But, while I still have this platform, I want to let you know about two wonderful shows with just a few performances left.

One is a new show, the other is a holiday staple.  One is family-friendly for older kids, the other should probably not be viewed by anyone under 30.

THE HEART OF ROBIN HOOD by David Farr, Directed by Gisli Orn Gardarsson and Selma Bjornsdottir

Everyone knows the story of Robin Hood, the valiant thief who robs from the rich to give to the poor.  This ambitious show is an attempt to craft a new origin story for our time, showing how a common thief named Robin Hood grew into his myth.  The production casts Luke Forbes, a dashing actor of color as Robin, which already causes the audience to re-examine our preconceptions.  Further, Marion is now a noblewoman who hates being royalty, seeing her privileged life as a prison sentence that she longs to break out from.  In addition to Robin's Band of Merry Men and Marion's privileged family connections, there are also two children in peril - brother and sister, 12 and 8 years old - and an onstage band fronted by silken-voiced Salka Sol, who sings several songs in the course of the show.  There is also a slanted hillside set, that members of the cast are constantly sliding down with evident glee.

It all adds up to a very entertaining show that's a great deal of fun.  Because of its length (over 2 hours) and some feigned violence, I wouldn't recommend it for kids younger than 10.  But the cast is wonderful, especially Christina Bennett Lind as Marion, who infuses everything she does with emotional commitment and purpose.  While this is not a holiday show as such, there are so many different kinds of talent on display that it does feel like a festive occasion, almost a theatrical circus.  And visually, this show is a feast for the eyes.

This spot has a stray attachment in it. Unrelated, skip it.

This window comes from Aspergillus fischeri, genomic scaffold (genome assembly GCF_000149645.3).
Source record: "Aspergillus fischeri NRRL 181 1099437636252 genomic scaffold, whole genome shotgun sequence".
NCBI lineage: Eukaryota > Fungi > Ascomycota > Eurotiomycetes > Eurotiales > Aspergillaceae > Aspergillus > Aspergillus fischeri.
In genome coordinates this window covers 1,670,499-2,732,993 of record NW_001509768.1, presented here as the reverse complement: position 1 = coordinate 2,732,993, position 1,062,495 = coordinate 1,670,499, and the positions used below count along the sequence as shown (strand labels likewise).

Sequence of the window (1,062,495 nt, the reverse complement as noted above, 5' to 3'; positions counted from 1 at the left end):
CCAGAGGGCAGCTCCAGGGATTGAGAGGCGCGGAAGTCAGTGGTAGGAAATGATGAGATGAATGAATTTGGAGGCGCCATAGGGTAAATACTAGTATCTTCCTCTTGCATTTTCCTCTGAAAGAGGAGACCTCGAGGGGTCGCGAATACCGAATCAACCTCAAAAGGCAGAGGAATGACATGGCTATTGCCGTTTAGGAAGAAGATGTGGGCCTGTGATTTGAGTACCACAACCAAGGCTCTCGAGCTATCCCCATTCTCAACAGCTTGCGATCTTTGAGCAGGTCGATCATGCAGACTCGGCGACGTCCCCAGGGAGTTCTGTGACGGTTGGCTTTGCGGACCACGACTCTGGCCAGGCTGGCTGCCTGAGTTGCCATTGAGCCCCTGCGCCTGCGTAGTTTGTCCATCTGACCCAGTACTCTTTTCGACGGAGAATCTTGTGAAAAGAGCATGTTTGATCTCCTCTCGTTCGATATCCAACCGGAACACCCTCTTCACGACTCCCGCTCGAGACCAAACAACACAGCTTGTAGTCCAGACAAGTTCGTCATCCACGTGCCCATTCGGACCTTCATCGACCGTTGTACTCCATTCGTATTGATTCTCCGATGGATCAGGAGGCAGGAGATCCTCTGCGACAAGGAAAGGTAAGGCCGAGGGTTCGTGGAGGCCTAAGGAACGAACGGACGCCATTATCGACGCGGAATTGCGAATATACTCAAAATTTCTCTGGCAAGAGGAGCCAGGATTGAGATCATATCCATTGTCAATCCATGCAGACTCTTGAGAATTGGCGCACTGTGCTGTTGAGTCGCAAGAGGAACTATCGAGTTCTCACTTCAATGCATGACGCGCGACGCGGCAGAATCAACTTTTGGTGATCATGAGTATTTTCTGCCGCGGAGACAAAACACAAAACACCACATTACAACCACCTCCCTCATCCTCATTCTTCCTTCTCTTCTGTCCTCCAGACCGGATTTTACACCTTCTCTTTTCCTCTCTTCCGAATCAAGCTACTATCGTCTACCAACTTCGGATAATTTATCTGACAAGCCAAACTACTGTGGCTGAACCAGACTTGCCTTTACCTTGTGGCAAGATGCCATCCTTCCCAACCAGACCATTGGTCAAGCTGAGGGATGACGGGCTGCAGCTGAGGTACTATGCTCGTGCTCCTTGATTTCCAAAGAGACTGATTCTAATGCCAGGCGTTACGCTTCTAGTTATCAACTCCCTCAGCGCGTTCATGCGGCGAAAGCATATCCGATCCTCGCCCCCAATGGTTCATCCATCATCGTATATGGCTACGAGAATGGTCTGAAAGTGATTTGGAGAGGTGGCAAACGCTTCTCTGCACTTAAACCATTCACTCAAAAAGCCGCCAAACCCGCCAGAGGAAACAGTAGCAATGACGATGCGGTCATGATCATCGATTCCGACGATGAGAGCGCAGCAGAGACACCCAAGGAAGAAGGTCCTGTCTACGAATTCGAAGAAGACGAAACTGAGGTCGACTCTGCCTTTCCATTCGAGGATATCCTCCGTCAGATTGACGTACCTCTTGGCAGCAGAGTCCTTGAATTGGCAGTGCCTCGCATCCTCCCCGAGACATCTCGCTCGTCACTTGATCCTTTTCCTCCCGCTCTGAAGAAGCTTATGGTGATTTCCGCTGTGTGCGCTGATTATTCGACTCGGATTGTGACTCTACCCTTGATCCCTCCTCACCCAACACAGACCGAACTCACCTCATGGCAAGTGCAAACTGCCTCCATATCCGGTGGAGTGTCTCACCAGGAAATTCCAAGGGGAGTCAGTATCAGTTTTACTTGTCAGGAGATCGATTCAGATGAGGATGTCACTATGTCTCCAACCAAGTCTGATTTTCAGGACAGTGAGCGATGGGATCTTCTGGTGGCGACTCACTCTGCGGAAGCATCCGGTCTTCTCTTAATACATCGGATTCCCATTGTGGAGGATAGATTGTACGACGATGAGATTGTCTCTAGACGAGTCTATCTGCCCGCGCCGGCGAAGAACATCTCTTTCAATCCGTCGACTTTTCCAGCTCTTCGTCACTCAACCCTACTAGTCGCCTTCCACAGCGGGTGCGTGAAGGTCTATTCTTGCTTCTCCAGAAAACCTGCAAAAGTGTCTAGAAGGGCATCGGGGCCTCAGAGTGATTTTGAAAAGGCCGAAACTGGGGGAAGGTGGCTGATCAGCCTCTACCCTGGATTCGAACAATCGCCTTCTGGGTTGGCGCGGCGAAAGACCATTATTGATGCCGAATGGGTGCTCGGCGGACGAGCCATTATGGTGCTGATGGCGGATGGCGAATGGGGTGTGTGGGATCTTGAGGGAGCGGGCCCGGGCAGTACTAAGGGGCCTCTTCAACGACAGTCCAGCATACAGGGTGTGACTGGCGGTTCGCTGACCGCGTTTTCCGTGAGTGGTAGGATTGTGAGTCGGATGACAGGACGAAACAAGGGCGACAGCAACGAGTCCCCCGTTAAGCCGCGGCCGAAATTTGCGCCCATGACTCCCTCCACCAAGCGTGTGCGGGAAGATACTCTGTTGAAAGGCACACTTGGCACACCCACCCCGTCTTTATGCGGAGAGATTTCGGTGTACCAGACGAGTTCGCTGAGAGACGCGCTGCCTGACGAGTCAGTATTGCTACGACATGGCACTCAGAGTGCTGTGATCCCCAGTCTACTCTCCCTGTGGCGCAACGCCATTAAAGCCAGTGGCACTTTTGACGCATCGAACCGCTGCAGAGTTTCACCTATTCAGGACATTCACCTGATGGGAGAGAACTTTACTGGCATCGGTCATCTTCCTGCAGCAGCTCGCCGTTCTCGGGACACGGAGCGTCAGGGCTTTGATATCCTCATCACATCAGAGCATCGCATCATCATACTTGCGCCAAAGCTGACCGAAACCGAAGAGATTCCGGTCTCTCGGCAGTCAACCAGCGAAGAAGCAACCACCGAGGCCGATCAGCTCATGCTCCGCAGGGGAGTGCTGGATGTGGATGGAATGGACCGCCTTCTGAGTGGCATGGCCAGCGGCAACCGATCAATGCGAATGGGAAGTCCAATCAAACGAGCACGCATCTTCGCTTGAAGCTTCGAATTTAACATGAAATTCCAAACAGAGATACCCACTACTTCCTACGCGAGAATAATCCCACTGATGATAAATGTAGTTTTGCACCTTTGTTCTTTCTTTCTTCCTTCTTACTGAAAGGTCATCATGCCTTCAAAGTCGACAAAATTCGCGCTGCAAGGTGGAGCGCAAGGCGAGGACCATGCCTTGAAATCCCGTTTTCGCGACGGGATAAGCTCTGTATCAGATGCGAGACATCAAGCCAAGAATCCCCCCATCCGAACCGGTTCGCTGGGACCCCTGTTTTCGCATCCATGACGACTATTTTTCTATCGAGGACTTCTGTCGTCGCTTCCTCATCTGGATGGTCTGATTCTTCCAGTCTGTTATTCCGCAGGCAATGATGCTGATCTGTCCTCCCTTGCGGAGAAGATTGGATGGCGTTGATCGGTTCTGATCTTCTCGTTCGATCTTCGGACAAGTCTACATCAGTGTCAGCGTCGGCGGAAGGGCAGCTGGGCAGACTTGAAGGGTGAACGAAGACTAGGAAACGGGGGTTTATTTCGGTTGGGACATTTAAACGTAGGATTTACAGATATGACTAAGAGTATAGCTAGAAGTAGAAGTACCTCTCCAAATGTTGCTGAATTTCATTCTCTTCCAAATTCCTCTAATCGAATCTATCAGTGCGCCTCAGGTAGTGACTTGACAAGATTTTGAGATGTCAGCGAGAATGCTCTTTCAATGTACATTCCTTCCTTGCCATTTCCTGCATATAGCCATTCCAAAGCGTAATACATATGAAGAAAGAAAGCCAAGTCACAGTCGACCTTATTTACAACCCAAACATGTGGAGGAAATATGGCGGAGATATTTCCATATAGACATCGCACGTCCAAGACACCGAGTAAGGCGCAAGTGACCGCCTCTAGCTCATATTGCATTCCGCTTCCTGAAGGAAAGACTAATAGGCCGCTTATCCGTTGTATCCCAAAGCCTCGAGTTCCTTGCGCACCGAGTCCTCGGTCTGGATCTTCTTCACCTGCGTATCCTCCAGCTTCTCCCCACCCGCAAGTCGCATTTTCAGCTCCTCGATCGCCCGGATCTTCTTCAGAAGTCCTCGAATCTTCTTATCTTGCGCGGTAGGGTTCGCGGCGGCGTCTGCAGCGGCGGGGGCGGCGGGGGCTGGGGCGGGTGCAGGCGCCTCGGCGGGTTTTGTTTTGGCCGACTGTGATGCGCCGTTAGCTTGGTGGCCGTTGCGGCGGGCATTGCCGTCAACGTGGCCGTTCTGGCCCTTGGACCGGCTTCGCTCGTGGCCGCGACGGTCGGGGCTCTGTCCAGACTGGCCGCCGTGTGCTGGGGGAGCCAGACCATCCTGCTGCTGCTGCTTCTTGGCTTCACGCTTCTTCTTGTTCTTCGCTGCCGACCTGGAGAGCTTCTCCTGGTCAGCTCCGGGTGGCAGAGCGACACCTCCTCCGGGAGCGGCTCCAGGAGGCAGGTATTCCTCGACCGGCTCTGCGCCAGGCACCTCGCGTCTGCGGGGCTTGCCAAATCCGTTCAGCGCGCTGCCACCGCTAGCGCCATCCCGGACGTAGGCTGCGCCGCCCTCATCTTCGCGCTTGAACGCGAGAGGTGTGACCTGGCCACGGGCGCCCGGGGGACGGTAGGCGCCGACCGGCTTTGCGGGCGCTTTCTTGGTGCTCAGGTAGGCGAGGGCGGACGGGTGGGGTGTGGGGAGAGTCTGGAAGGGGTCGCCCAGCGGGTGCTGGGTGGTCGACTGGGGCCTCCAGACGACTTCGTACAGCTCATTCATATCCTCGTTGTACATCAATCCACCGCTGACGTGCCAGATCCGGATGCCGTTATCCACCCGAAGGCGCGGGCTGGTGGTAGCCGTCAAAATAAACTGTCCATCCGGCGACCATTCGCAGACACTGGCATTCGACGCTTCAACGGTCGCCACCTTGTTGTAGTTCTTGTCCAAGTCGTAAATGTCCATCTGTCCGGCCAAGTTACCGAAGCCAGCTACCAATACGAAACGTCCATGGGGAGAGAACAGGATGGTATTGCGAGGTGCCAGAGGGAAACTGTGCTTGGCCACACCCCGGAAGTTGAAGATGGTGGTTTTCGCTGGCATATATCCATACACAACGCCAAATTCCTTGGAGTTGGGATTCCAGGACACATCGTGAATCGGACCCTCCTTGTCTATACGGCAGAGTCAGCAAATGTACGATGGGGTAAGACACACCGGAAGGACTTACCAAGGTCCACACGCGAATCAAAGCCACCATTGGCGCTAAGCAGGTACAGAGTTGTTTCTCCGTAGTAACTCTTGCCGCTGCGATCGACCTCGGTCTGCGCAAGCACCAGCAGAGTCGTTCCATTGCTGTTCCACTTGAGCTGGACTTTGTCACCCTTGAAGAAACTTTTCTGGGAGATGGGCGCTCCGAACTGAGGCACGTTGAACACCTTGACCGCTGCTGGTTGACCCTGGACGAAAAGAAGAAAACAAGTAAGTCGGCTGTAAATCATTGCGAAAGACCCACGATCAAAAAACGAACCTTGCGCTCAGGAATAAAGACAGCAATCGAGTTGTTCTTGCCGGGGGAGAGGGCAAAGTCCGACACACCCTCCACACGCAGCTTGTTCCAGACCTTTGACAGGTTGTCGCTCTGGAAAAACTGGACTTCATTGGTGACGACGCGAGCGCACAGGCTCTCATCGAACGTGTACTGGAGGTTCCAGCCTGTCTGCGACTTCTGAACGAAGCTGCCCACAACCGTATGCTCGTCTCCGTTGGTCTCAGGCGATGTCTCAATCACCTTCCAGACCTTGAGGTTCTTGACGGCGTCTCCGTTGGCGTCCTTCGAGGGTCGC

Linda Miller, Joe Keyes and Maile Flanagan do "The Butt Dance"

BOB'S HOLIDAY OFFICE PARTY by Joe Keyes & Rob Elk, Directed by Matt Roth

While this was my first time experiencing Bob's Holiday Office Party, this is the 22nd year for the show, and many members of the audience I saw it with had evidently seen it several times before.  Each time one of the actors entered, he or she would be greeted with the kind of applause that beloved TV show characters often receive.  It was like seeing The Bob Newhart Show performed by great sketch comedy actors - The early SNL cast or SCTV troupe.  The show is lewd, crude and drop-dead hilarious.  They have apparently adapted some of their routines to the Trump era, with the Johnson sisters - LaDonna and LaVoris - being ardent Trumpers, who often chirp about "Fake News" or "Lock her up" or other slogans of our times.  But the brand of comedy is really apolotical in nature, which aims to be as offensive and politically incorrect as possible.  I'd describe it as sentimental anarchy, and I'd recommend it as a great cure for the blues.